SEO Advice

FAQ’s on SEO – Learn all you need to know about Search Engine Optimisation

 

Search Engine Optimisation, or SEO, has rapidly become the holy grail of online marketing and an entire cottage industry has grown up in response to the needs of over-stretched marketers intent on keeping their brands at the height of public awareness.

It’s a scenario familiar to PR and marketing experts across the Process Industry, so we’ve compiled some answers to frequently asked questions that surround the shadowy practice of SEO.

FAQ’s on SEO

[togglegroup] [toggle title=”What is SEO?”] SEO stands for Search Engine Optimisation. It’s essentially a host of clever marketing techniques to boost a website’s rankings in search engines.
[/toggle] [toggle title=”How does SEO work?”] There are tons of variables involved in SEO but the basic building blocks involve identifying good keywords (centred around your core focus within the Process Industry), developing high quality and original content, being linked to by other sites and a modicum of coding nous.
[/toggle] [toggle title=”Do the rules of SEO ever change?”] Google has adapted and evolved its ranking criteria as the web has developed. Stuffing a page with keywords like ‘valve’ or ‘pump’ may have led to modest success in the past but nowadays it’s more likely to do harm than good. The big push now is for meaningful content that’s original, timely and useful. Keywords are still relevant, they just shouldn’t be forced.
[/toggle] [toggle title=”Is SEO still relevant?”] Absolutely. SEO has become more sophisticated, with a view to improving the end user’s experience. There is no quick fix. It is at it’s essence the art of creating high quality content that’s easier to find.
[/toggle] [toggle title=”How do search engines work?”] Search engines build an index of all web pages using crawler bots. These wee beasties follow links and index the resulting files, which are then sorted and ranked depending on their relevance to a search topic.
[/toggle] [toggle title=”Which factors affect the ranking of my pages?”] It’s an ever-changing playing field but some of the most common factors have historically included keywords, title tags, image tags, inbound links, having a well established domain, high frequency quality content and broader considerations like site structure and subsequent visitor behaviour on your site.
[/toggle] [toggle title=”How do I get my website to number one in search engine rankings?”] There are obviously the paid options of Pay Per Click (PPC) or Pay Per Impressions (PPI) advertising through Google AdWords. These methods will undoubtedly bring your business to the fore but they come at a price. If you’re looking for a cheaper, more sustainable, option then there is no substitute for good old fashioned hard work and patience. Thorough keyword research, posting original and engaging content with regularity, and courting some inbound links from authoritative sources can all be effective as part of an holistic approach.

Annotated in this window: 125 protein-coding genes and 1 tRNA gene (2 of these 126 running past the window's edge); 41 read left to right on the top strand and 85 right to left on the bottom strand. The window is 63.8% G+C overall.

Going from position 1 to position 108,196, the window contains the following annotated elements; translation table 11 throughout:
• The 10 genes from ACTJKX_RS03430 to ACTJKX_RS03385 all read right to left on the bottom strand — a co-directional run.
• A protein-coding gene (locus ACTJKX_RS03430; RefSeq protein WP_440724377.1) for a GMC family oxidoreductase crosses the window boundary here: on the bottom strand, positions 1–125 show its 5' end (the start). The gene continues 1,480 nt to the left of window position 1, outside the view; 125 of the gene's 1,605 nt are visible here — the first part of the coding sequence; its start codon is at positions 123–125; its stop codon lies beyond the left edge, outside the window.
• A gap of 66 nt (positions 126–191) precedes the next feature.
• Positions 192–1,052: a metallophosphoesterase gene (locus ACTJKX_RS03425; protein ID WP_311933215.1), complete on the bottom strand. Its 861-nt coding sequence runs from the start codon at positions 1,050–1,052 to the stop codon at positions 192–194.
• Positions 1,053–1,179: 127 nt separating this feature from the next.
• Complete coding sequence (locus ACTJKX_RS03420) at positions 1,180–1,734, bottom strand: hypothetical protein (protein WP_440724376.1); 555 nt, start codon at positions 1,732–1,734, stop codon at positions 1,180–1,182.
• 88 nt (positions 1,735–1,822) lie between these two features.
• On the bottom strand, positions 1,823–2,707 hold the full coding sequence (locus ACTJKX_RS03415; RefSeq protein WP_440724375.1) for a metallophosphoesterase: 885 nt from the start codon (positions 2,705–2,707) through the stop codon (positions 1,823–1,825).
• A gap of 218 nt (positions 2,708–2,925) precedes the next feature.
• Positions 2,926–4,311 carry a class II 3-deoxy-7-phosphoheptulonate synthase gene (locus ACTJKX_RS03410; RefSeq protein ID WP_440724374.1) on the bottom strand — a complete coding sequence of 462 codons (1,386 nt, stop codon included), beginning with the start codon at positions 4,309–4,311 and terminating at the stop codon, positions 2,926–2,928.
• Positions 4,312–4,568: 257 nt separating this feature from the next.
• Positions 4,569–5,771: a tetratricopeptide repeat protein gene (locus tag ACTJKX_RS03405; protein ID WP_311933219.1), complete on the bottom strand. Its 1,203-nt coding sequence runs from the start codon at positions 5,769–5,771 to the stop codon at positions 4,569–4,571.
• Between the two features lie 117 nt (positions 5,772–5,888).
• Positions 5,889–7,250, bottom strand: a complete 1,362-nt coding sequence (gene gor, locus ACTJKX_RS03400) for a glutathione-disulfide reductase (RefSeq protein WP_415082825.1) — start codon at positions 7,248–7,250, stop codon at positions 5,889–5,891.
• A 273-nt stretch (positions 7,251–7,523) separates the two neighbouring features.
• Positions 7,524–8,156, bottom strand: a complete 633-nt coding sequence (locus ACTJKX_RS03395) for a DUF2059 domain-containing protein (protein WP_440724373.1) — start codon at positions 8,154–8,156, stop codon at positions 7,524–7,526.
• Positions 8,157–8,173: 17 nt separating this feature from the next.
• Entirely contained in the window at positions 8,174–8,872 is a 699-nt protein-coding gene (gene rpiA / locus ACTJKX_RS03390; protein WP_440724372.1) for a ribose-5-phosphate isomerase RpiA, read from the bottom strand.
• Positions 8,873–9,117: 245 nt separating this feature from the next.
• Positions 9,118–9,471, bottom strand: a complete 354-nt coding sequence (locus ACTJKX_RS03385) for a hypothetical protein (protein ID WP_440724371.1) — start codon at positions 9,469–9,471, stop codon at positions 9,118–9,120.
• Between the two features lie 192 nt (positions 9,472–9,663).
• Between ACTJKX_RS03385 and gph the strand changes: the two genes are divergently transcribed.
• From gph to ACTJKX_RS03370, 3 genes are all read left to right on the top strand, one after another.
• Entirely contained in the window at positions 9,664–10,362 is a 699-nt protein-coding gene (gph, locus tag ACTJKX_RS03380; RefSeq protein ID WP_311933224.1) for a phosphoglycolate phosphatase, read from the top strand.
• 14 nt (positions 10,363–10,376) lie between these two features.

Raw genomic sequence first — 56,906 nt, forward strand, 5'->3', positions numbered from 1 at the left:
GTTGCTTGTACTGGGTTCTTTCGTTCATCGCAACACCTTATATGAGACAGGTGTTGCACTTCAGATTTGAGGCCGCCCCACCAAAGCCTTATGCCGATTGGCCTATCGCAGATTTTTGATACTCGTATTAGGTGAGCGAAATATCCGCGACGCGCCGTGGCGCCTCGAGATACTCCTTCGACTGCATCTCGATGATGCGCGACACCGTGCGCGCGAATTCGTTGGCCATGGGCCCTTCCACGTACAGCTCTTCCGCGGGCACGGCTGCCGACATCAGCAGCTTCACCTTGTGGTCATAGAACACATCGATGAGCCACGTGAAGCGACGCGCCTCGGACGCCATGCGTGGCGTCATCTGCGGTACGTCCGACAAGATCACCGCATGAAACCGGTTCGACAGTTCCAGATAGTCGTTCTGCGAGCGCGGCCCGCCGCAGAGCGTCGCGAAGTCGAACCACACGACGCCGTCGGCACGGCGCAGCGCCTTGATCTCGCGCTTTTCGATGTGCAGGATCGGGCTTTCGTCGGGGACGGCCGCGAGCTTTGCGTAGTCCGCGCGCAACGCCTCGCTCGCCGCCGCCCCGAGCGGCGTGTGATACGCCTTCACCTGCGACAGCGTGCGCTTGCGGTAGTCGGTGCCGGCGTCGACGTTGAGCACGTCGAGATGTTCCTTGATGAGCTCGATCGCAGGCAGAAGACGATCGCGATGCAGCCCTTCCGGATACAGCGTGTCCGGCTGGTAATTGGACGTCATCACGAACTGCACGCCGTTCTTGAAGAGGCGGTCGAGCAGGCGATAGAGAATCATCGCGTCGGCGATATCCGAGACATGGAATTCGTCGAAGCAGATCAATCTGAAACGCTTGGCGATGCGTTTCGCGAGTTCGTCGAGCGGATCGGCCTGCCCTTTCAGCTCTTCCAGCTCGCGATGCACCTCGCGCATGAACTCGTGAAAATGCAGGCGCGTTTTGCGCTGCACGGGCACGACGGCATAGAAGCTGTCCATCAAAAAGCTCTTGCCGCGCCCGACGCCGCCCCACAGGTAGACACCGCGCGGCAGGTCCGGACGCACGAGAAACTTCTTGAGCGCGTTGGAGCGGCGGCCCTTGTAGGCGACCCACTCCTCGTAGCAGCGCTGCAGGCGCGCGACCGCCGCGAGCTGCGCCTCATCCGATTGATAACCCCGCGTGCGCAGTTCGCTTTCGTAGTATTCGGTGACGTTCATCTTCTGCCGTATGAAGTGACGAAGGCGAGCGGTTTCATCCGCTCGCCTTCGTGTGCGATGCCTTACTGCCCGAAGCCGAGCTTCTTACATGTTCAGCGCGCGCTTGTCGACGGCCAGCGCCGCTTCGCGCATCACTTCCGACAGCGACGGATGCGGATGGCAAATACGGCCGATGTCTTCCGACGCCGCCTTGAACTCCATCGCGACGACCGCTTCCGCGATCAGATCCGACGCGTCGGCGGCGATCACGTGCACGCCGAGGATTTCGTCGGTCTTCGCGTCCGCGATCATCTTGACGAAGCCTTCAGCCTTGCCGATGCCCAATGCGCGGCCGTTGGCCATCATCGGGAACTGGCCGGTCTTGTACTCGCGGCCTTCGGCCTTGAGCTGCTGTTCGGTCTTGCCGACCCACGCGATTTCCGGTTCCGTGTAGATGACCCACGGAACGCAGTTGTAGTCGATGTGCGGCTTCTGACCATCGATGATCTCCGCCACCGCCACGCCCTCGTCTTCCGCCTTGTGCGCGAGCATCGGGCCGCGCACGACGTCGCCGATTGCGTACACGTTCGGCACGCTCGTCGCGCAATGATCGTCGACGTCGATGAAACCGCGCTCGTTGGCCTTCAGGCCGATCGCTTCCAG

[/toggle] [toggle title=”What’s the point of keyword research?”] Keyword research is one of the most rewarding pursuits you can practice in the search marketing arena. A bit of legwork to determine the Process Industry’s keyword demands, to ensure you’re ranking for the right words, not only bolsters your SEO success but also affords some valuable market research in the process.
[/toggle] [toggle title=”What makes a good keyword?”] If your target market is searching for a keyword regularly then that’s where you’ll want to focus your attention. If there’s low competition for pages catering for that keyword but a lot of traffic searching for it then that’s even better for achieving a decent ranking.
[/toggle] [toggle title=”How many people are searching for my keyword?”] It’s a good question and one that you’ll need to answer using a resource such as Google’s keyword tool or WordTracker.com.
[/toggle] [toggle title=”What are long tail keywords?”] These are your more niche searches that tend to have less people searching for them and subsequently less competition in the search engines. So for example “Microfluidics” is a short tail keyword, while “what are the important considerations in microfluidic valve solutions?” is a long tail keyword. Used well, these are prime opportunities to creep up the search rankings.
[/toggle] [toggle title=”How long before I see results?”] Targeting long tail keywords can bring about fairly swift results but it’s always worth bearing in mind that the internet is constantly growing and changing, so SEO is an evolving practice that takes dedicated input over a sustained period of time to really reap the rewards.
[/toggle] [toggle title=”What are meta tags and how do I use them for SEO?”] Meta tags are bits of HTML coding that basically explain a page’s contents to a web browser. Some quarters question the worth of meta tags but if you had to pin your hat on one in particular meta description tags should be used to give an accurate description of each page. Google sometimes uses the meta description of a page in search results snippets, so it’s worth doing.
[/toggle] [/togglegroup]

We will be continuing with our FAQ’s on SEO next week, so stay tuned for more SEO answers. If you have a specific SEO question which you would like answering, please get in touch. Either call us on +44 (0) 8707 66 77 78 or email us at enquiries@kwsltd.co.uk

More SEO Resources:

Previous

Next

Leave a Reply

Your email address will not be published. Required fields are marked *